2 Problem Definition

An algorithm for the selection of a magnetization profile and actuating fields for a fully shape forming catheter was demonstrated, in a virtual environment, in Lloyd et al. (2020b). The contribution of this work was to develop an optimization routine to derive specific magnetization profiles and time variant actuating fields to achieve follow-the-leader motion without imparting contact forces on the surrounding environment during navigation. One unavoidable outcome of this insertion process is a number of potentially unstable actuation arrangements. Referring to Figure 2, it can be observed in the second time step (t2), the field associated with the lower of the two fixed magnets creates an obtuse angle with the actuating field. This condition could be specified as a parameter to be minimized (or excluded) in any optimization routine, however, the wide range of magnetization directions required to achieve any practically useful desired profile will inevitably generate such problems, particularly as the number of magnetized segments increases. The consequence of this instability is often catheter twist about the lower resistance z axis; this twisting can be observed in the unreinforced samples of both Figures 1, 2 and the supporting video. This twisting is highly unpredictable and thus extremely difficult to simulate.

The objective of our work is to minimize the twisting primitive whilst maximizing the bending primitive, thus allowing practicable shape forming under a wider range of magnetization-magnetic field conditions. There are many potential solutions to the general problem of twist minimization in CMs but we are constrained by certain application specific requirements. In order to preserve the softness and malleability of the manipulator, and given the very low wrenches involved, we must employ soft, flexible reinforcing material in a sparse manner to produce anisotropic response to actuation. Specifically, we are attempting to minimize helical strain whilst allowing axial strain using only soft material. As such, our proposed solution to this multivariate problem, as inspired by Connolly et al. (2015), Polygerinos et al. (2015), Connolly et al. (2017) and Krieg and Mohseni (2017) uses a double (and therefore symmetrical) helix of reinforcing fiber.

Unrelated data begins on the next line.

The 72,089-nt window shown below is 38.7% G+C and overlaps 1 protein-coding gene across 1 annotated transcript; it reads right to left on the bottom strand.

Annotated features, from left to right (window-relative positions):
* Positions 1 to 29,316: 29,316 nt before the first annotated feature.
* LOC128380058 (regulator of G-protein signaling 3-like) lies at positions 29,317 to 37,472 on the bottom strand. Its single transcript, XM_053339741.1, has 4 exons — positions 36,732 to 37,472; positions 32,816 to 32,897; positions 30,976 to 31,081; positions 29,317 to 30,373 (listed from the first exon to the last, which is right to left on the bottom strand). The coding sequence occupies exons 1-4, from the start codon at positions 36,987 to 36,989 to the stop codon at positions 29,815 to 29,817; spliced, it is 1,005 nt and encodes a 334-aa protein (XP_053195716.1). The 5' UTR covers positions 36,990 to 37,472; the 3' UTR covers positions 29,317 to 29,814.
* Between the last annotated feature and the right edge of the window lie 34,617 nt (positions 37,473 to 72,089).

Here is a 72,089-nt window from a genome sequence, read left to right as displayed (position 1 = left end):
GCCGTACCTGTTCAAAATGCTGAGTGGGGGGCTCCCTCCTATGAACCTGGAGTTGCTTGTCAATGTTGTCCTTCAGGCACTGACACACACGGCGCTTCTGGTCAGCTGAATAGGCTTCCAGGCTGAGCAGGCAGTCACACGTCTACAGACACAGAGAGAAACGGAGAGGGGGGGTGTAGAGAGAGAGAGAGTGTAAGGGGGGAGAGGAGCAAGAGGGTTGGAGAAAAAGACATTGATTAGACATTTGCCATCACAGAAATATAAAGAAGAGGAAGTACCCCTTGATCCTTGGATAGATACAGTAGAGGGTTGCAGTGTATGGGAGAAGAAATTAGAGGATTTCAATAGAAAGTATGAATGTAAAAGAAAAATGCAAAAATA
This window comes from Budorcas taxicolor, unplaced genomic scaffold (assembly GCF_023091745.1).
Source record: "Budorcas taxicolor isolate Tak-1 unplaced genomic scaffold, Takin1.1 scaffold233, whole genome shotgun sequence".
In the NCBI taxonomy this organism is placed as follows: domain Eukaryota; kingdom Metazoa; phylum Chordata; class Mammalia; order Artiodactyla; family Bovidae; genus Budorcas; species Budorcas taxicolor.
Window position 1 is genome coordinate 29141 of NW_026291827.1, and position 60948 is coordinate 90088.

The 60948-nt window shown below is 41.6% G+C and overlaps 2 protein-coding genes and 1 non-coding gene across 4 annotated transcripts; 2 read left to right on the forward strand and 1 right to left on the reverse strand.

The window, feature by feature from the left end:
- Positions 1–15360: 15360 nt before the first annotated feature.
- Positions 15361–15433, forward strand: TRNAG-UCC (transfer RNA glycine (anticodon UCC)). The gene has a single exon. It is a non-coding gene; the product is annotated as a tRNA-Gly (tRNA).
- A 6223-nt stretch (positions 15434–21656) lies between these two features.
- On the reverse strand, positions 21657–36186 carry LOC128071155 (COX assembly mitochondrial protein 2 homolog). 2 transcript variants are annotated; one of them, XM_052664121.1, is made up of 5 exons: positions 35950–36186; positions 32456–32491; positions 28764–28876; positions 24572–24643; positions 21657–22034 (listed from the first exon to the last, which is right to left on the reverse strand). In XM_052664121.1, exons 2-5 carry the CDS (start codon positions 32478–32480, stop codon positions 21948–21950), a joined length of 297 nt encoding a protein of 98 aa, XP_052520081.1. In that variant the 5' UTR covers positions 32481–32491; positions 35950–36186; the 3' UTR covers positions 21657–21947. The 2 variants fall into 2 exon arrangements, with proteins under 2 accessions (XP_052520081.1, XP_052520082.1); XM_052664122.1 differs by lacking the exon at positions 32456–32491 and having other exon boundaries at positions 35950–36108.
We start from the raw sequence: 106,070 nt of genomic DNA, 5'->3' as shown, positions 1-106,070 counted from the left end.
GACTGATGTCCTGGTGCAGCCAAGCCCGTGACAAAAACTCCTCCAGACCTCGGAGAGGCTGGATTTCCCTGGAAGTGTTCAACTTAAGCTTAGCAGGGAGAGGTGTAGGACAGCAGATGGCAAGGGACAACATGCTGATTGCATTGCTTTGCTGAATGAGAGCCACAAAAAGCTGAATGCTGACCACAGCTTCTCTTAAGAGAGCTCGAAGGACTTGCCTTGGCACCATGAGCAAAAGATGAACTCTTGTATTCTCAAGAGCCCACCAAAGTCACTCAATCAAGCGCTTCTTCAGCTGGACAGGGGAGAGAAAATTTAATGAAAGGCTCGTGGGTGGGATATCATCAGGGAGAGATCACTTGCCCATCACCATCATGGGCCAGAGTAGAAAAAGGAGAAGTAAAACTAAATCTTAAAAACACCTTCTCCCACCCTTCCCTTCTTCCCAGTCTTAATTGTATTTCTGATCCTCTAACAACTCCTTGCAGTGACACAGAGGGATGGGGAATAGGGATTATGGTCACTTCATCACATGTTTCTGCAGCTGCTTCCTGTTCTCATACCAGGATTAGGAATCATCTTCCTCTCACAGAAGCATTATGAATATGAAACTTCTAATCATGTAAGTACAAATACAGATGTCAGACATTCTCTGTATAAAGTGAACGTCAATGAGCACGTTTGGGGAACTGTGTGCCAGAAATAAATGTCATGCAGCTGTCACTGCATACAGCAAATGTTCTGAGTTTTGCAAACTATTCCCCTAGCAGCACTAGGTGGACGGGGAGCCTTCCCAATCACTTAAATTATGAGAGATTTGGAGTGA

To quantify prospective designs, we established baseline tests using a Finite Element (FE) simulation of a 20 mm long × 6 mm diameter elastomeric catheter as shown in Figure 3. A single 3.2 mm × 3.2 mm cylindrical permanent magnet (PM) is embedded at the tip (PM’s center 2 mm from the distal end) and the catheter is secured at its proximal end. The axis of magnetization of the PM was aligned in the positive x direction as indicated by the red arrows in Figure 3. The bending primitive was tested by applying a uniform magnetic field, B, in the negative z direction (Figure 3A). This actuating field generates a magnetic moment about the positive y axis and thus results in pure bend. The same sample, when subject to a B field in the positive y direction (Figure 3B), generates a magnetic moment about the positive z axis and thus results in pure twist. With these test cases we separate the two deformation primitives which, in most realistic states, will co-exist. We use this separation to assess the relative susceptibility of a range of designs to the two primitives before they are combined in experimental prototypes.

FIGURE 3
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FIGURE 3. Pure bending about y(A) and pure twisting about z(B). The unreinforced Single Segment demonstrating the two non-trivial motion primitives (Pure bending about x and y are characteristically identical). On the left are isometric views of numerical simulations and on the right, planar (x–z) images of unreinforced prototypes. Referential magnetization vectors (m) are shown as red arrows, deformed magnetization vectors (m′) as purple and applied fields (B) as turquoise. Simulations recreated experimental results for the range 20mTB20mT with errors (mean ± standard deviation) of 3.6±2.7 demonstrating accuracy of the magnetic and material modeling assumptions.

Evaluating designs using FE simulation allows exploration of a wide range of design properties. Here we explore variations in elastic modulus of elastomer (Esilicone), filament diameter of reinforcing fibers (d), fiber angle (θH) and number of helices (N). The samples shown in Figure 3 are unreinforced and these results constitute the baseline, or N=0, result. We explore the design space with the underlying objective of determining an arrangement of fibers which constrain twisting without excessively constraining bending.

3 Modeling and Simulation

3.1 Material Model